Leadless pacemakers in critically ill patients requiring prolonged cardiac pacing: A multicenter international study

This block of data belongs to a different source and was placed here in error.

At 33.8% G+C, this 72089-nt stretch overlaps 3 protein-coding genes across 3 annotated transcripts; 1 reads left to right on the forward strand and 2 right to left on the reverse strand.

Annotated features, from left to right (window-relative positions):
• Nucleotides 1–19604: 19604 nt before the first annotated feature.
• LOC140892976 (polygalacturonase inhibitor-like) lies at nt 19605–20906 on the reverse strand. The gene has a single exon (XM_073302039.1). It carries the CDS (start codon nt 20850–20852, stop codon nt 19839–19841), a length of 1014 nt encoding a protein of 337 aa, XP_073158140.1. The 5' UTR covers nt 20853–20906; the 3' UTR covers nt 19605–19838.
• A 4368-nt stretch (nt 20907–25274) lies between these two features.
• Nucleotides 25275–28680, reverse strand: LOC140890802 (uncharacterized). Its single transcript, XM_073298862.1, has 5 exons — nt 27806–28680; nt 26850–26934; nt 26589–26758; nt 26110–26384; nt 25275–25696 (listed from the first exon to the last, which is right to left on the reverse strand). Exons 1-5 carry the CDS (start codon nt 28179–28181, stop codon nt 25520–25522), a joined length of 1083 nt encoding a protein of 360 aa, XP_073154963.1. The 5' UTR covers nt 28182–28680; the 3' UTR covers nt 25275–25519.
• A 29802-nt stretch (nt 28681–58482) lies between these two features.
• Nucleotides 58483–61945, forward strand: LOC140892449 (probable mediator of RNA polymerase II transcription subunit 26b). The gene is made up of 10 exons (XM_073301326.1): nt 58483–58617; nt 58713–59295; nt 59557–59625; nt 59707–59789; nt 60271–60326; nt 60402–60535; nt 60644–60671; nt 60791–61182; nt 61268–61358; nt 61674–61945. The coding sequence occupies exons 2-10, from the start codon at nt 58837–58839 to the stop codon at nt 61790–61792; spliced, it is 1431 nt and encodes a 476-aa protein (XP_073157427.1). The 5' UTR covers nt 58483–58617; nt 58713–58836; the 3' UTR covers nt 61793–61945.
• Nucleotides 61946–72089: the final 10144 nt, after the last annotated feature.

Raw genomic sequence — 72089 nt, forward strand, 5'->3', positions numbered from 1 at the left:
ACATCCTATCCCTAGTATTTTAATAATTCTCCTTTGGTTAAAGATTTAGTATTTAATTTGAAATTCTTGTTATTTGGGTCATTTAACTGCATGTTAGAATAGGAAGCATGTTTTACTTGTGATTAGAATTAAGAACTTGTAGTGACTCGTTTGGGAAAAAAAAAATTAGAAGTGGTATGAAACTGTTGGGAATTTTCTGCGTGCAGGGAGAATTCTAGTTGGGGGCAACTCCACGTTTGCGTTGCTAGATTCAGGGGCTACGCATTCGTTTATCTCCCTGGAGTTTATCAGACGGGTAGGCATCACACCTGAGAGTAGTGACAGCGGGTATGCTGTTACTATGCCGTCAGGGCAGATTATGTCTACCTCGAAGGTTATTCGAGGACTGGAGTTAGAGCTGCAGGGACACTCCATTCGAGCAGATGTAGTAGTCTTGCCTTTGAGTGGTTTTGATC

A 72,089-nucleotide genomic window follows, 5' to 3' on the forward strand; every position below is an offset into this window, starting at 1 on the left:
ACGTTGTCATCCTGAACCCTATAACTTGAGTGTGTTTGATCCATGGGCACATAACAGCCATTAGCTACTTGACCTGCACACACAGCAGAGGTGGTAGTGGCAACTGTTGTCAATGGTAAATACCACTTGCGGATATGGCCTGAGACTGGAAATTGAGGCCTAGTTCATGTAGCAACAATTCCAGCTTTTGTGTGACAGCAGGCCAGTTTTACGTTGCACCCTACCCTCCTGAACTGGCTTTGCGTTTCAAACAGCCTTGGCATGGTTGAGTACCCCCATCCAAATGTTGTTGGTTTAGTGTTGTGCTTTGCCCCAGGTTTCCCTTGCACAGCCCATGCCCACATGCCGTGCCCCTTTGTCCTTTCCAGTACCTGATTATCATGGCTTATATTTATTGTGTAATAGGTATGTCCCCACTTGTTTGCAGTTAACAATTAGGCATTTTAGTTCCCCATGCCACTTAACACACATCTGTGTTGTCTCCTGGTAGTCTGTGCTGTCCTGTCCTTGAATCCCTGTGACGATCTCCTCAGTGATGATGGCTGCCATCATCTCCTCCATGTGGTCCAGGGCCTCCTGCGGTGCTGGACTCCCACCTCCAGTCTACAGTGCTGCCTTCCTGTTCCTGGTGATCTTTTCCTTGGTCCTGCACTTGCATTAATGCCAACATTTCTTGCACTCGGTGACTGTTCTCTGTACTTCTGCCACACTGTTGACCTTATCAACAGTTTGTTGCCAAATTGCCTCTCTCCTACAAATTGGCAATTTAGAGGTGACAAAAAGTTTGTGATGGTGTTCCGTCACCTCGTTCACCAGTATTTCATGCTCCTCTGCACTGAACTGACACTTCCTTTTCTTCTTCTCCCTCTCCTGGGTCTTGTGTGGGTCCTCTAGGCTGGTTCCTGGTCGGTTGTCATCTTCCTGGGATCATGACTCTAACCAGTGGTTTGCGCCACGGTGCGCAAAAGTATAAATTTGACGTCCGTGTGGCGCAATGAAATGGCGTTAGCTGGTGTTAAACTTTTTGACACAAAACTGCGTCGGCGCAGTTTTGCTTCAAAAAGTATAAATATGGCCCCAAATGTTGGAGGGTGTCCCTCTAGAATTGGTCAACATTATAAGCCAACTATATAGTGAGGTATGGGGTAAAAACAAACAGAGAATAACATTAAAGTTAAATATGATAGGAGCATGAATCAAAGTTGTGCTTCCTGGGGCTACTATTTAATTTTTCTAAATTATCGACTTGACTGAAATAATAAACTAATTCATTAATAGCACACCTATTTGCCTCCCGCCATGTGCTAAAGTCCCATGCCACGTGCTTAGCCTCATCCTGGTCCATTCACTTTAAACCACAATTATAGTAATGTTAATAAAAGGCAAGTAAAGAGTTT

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Background: Temporary transvenous pacing in critically ill patients requiring prolonged cardiac pacing is associated with a high risk of complications. We sought to evaluate the safety and efficacy of self-contained intracardiac leadless pacemaker (LPM) implantation in this population. Methods and Results: Consecutive patients implanted with a Micra LPM during the hospitalization in an intensive care unit were retrospectively included. Inclusion criteria were: ?1 supracaval central venous, or a ventilation tube, or intravenous antibiotic therapy for ongoing sepsis or bacteremia. Patients with a history of previous implantation of a pacemaker were excluded. Out of 1,016 patients implanted with an LPM, 99 met the inclusion criteria. Mean age was 75 years and Charlson comorbidity index 7. LPM implantation was successfully performed in 98% of cases, with a peri-operative complication rate of 5%, mainly cardiac injuries. In-hospital mortality rate was 6%. No late (>30 days) device-related complication occurred, especially no infection. Conclusions: LPM appears as an acceptable alternative to conventional temporary transvenous pacing in selected critically ill patients requiring prolonged cardiac pacing, especially regarding the risk of infection.